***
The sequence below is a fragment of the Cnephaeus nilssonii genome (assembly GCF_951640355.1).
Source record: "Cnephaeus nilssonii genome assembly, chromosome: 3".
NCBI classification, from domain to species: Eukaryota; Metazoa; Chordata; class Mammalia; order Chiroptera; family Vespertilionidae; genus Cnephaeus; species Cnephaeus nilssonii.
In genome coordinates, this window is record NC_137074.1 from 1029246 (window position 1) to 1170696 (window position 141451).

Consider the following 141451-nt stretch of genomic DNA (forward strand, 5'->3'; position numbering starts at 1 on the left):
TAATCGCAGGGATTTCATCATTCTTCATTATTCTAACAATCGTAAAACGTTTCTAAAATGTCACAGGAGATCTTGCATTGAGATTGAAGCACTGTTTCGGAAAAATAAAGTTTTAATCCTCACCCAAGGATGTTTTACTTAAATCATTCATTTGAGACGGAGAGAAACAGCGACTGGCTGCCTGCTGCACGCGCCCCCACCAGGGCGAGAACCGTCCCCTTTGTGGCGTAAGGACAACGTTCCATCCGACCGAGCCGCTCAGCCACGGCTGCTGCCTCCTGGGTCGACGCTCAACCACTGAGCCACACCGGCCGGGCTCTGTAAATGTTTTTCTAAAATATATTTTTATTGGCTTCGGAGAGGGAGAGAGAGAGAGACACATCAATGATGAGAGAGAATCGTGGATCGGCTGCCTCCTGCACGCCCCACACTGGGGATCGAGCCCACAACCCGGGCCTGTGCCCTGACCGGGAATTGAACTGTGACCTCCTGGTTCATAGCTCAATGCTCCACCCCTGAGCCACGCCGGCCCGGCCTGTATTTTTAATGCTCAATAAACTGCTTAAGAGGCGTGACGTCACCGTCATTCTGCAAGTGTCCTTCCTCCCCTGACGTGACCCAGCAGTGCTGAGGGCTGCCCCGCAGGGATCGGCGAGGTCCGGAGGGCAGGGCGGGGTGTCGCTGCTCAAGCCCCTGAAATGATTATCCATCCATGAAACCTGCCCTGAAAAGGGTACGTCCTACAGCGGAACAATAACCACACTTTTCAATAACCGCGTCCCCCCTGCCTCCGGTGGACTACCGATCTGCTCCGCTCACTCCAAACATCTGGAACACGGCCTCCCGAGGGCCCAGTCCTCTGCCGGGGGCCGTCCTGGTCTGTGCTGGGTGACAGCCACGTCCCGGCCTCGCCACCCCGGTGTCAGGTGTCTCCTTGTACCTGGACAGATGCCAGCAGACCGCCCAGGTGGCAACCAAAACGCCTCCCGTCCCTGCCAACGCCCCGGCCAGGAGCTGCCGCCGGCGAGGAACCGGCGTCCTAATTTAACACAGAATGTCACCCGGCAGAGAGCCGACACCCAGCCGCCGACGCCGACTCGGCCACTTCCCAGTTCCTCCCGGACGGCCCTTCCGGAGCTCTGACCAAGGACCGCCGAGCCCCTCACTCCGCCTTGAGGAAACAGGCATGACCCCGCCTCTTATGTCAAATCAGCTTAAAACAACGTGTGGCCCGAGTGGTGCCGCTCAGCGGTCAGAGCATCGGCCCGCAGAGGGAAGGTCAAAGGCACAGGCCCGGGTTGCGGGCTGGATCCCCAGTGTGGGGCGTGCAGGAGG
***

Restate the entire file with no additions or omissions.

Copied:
The sequence below is a fragment of the Cnephaeus nilssonii genome (assembly GCF_951640355.1).
Source record: "Cnephaeus nilssonii genome assembly, chromosome: 3".
NCBI classification, from domain to species: Eukaryota; Metazoa; Chordata; class Mammalia; order Chiroptera; family Vespertilionidae; genus Cnephaeus; species Cnephaeus nilssonii.
In genome coordinates, this window is record NC_137074.1 from 1029246 (window position 1) to 1170696 (window position 141451).

Consider the following 141451-nt stretch of genomic DNA (forward strand, 5'->3'; position numbering starts at 1 on the left):
TAATCGCAGGGATTTCATCATTCTTCATTATTCTAACAATCGTAAAACGTTTCTAAAATGTCACAGGAGATCTTGCATTGAGATTGAAGCACTGTTTCGGAAAAATAAAGTTTTAATCCTCACCCAAGGATGTTTTACTTAAATCATTCATTTGAGACGGAGAGAAACAGCGACTGGCTGCCTGCTGCACGCGCCCCCACCAGGGCGAGAACCGTCCCCTTTGTGGCGTAAGGACAACGTTCCATCCGACCGAGCCGCTCAGCCACGGCTGCTGCCTCCTGGGTCGACGCTCAACCACTGAGCCACACCGGCCGGGCTCTGTAAATGTTTTTCTAAAATATATTTTTATTGGCTTCGGAGAGGGAGAGAGAGAGAGACACATCAATGATGAGAGAGAATCGTGGATCGGCTGCCTCCTGCACGCCCCACACTGGGGATCGAGCCCACAACCCGGGCCTGTGCCCTGACCGGGAATTGAACTGTGACCTCCTGGTTCATAGCTCAATGCTCCACCCCTGAGCCACGCCGGCCCGGCCTGTATTTTTAATGCTCAATAAACTGCTTAAGAGGCGTGACGTCACCGTCATTCTGCAAGTGTCCTTCCTCCCCTGACGTGACCCAGCAGTGCTGAGGGCTGCCCCGCAGGGATCGGCGAGGTCCGGAGGGCAGGGCGGGGTGTCGCTGCTCAAGCCCCTGAAATGATTATCCATCCATGAAACCTGCCCTGAAAAGGGTACGTCCTACAGCGGAACAATAACCACACTTTTCAATAACCGCGTCCCCCCTGCCTCCGGTGGACTACCGATCTGCTCCGCTCACTCCAAACATCTGGAACACGGCCTCCCGAGGGCCCAGTCCTCTGCCGGGGGCCGTCCTGGTCTGTGCTGGGTGACAGCCACGTCCCGGCCTCGCCACCCCGGTGTCAGGTGTCTCCTTGTACCTGGACAGATGCCAGCAGACCGCCCAGGTGGCAACCAAAACGCCTCCCGTCCCTGCCAACGCCCCGGCCAGGAGCTGCCGCCGGCGAGGAACCGGCGTCCTAATTTAACACAGAATGTCACCCGGCAGAGAGCCGACACCCAGCCGCCGACGCCGACTCGGCCACTTCCCAGTTCCTCCCGGACGGCCCTTCCGGAGCTCTGACCAAGGACCGCCGAGCCCCTCACTCCGCCTTGAGGAAACAGGCATGACCCCGCCTCTTATGTCAAATCAGCTTAAAACAACGTGTGGCCCGAGTGGTGCCGCTCAGCGGTCAGAGCATCGGCCCGCAGAGGGAAGGTCAAAGGCACAGGCCCGGGTTGCGGGCTGGATCCCCAGTGTGGGGCGTGCAGGAGG